With a total planned spending of $3.5 trillion and 535 individuals attempting to influence it the Federal government's budget has become unmanageable. There is so much spending on so many different things that nobody really seems to have control of it. To add to the problem each member of Congress seems to have programs that only they care about and make sure get funded.
This is why you have a situation where the Federal funding that compensates the families of law enforcement personnel killed in the line of duty is cut in half while a government organization is spending money to research the attitudes of homosexuals in Argentina. There are two reasons that you see such spending priorities. First, the budget is big enough that small initiatives are funded without the proper review by the Office of Management and Budget (OMB), second once a program is established it is hard to cut.
The fund to compensate the surviving families of law enforcement probably was cut in Obama's FY10 budget as it made up a small portion of whatever department that managed it funding. There had to be some cuts made and this program for whatever reason, perhaps it was not spending quickly enough, was chosen to be cut. The medical research in Argentina was probably buried in some other department's funding line at a level not large enough to be reviewed.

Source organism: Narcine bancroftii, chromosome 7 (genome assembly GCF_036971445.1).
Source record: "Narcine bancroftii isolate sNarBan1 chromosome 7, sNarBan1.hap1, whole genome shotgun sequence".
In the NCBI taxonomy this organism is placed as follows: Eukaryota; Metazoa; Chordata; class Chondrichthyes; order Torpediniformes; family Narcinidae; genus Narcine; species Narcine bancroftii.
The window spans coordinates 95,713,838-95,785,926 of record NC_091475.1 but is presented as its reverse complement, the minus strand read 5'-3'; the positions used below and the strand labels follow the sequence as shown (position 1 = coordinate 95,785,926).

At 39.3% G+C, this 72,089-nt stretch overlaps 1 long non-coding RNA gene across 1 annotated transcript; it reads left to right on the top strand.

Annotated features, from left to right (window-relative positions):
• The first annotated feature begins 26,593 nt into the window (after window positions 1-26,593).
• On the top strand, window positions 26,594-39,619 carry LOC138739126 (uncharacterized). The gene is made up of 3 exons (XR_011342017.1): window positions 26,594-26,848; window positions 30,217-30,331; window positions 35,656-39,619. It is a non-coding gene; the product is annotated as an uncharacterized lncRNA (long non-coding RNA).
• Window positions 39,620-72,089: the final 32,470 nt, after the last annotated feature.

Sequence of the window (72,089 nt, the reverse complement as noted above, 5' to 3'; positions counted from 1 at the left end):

All funding is supposed to be tied to a specific document that describes in great detail what the money is to be used for and what program it is part of. The money is supposed to only be spent for what is described. Congress, especially with Defense spending, puts strict limits on moving money around and using it for things not specifically authorized and approprited.
Unfortunately with the growth in the size of the budget over the last fifty years and the pressure on Congress to pass the spending bills in a timely fashion it has become harder and harder to provide the necessary oversight of the totality of the spending. This leads to money being directed via earmarks, or programs that on second look seems silly.
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